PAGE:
2. No news is good news. When I try to figure out what exactly constitutes systematic failure among the organizations responsible for the planning and execution of this war, the only thing that truly stands out to me is the insistence of senior officials, elected, bureaucratic, and military on averring from bad news. Bad news did not represent reality, did not signal a situation that needed to be managed, was the symptom and not the disease. Bad news was false, inaccurate, biased, for losers.
3. The failure of planning. At many levels, from the Defense department, though the Joint Chiefs and CentComm, down to lower levels of active forces in Iraq, it is clear that many leaders failed to plan. They failed to plan for worst-case scenarios, they failed to resource middle case scenarios, and they predicated their operations on best-case scenarios. This isn’t even Management 101, how did this happen?
4. The failure of leadership. Unfortunately, and the most troubling thing to come out of Fiasco for me, much of the failure of planning and the failure to account for bad news came down to the political and military leadership. The political leadership had no use and no interest in adequately understanding, planning for, and confronting the true issues in Iraq, and the military leadership lacked the fortitude and the culture to confront the political leadership. Why the military failed is understandable, but a failure nonetheless. Why the civilian leadership failed is less clear, and until some historian can really lay that one to bed, the conspiratorial whispers and concerns about the bad faith and incompetence of this Administration won’t be laid low.
Part III: The Long Term
It becomes clear that Iraq will not be an operation won or lost on a timescale of months. The CPA is established, fucks some major things up, like disbanding the Army and disbarring all ex-Baathists, high-level bad guys and low-level nobodies alike, failing to ensure security, failing to coordinate well with either the military or the US-based administration.
New troop rotations start coming in, to relieve the initial combatants, but create major discontinuities in operation, at every level, from commanders to combat patrols. Key army tasks are either not ordered or failed, like securing the borders and training indigenous army and police forces.
The insurgency grows, becomes more violent, targets American forces, but also becomes internecine. Baghdad erupts. Sadr City erupts. Falluja erupts. Anbar Province erupts. Karbala, Najaf, Samarra, Mosul. The Army and Marines contain and then quell the fighting, but the insurgency simply shifts, or takes a break.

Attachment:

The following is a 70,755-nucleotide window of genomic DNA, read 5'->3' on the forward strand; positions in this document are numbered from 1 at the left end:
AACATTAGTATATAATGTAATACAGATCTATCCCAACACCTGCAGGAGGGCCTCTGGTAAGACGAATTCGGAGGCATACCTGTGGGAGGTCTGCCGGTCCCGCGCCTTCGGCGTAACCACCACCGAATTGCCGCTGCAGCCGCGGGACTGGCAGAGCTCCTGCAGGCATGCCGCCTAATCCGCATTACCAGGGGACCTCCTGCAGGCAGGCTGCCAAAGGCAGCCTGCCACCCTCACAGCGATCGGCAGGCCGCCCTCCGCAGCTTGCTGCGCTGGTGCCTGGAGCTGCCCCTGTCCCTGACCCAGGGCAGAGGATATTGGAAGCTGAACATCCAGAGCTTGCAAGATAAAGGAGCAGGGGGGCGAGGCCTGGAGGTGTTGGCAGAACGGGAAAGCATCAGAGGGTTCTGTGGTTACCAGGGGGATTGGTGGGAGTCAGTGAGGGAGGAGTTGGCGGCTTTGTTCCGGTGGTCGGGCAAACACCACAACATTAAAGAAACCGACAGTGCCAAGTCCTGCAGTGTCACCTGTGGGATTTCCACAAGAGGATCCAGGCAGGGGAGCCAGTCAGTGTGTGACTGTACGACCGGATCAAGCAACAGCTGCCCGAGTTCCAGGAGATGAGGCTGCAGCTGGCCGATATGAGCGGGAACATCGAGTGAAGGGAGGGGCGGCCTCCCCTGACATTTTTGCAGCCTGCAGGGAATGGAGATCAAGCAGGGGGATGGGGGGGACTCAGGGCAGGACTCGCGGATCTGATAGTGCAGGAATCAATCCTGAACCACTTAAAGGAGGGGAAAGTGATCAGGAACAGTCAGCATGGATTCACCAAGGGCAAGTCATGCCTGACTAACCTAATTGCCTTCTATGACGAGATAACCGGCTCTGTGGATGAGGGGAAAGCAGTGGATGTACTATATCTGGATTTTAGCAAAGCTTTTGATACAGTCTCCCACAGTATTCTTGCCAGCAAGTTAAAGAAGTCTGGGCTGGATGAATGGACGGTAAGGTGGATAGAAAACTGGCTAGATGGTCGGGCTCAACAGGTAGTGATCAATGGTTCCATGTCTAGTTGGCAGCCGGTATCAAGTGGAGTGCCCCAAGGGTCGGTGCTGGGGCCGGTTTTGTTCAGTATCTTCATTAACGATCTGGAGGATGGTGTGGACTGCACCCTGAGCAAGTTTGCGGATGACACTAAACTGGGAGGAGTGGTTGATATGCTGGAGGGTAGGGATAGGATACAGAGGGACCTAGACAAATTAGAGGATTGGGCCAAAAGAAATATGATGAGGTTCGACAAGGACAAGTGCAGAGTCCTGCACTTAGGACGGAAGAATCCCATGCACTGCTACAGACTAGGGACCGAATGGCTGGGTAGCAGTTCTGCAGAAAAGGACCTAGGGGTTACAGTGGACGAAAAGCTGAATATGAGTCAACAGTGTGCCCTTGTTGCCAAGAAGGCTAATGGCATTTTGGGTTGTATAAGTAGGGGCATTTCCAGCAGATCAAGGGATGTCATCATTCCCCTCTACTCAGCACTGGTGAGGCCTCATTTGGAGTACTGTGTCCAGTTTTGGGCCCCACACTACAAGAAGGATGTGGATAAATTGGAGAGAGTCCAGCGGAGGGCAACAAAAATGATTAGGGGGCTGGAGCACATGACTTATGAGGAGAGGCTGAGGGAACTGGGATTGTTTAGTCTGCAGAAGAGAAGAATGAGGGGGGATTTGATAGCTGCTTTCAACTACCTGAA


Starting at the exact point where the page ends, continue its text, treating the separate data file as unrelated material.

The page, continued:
Bush, inexplicably, is re-elected.
The war continues. Oil revenues fail to pay for reconstruction. Reconstruction itself often fails. The security condition deteriorates. Iraqis turn on Americans. The Armed forces begin to be stressed out. The war continues.
Ricks then summarizes four potential long-term outcomes.
His best case, an analogy to US intervention in the Philippines at the turn of the 20th century. A prolonged engagement, ten-plus years, where the armed forces learns to fight an effective counterinsurgency campaign; a state left stable, but short of our idealized hope, hopefully not a security concern.
His middle case, an analogy to France’s occupation in Algeria or Israel’s occupation in Israel. Again, a prolonged campaign, effectively culminating in a strategic loss, where a relatively stable, but hostile state is left behind in the wake of an eventual pullout.
His worse case, a civil war, partition, or a regional war drawing in Iran, Syria, Turkey, perhaps Saudi Arabia, and causing a fundamental divide and shooting war between Sunni Islam and Shia Islam. An unstable region in bloodbath, with no control over the movements of non-state terrorist actors, and free and fluid movement of weapons. An unstable and uncontrollable impact on world oil supplies.
His nightmare scenario, a power vacuum into which emerges an Islamist leadership, creating a new Muslim caliphate, a united and fanatically religious super-state with significant population, almost total control over world oil supplies, strategic, global importance, power and military might, and a religious orientation dead set against Western liberalism.
1. Should we stay or should we go? I have no idea. Fiasco does a wonderful job telling us about the mess we’re in, but less of a job pointing the way out. The strategic and political considerations or complex, I don’t even begin to understand them. To borrow a bad metaphor, I feel like America is pot-committed, at this point, both strategically and morally, and that to leave would be in error.
2. What becomes of all this? Again, I have no idea. Recently, I’m interested in exploring further, as Ricks touches on briefly in his afterword, cases in history where countries were unable to achieve their goals in conflict abroad. Take Vietnam, or Algeria. Generally, these are characterized as tactical wins, but strategic losses – meaning a narrowly defined political victory was achieved, but the greater goals of the victorious nation failed or were diminished. But is this true, in history’s long view? What of Algeria, and France? And what of Vietnam and the US?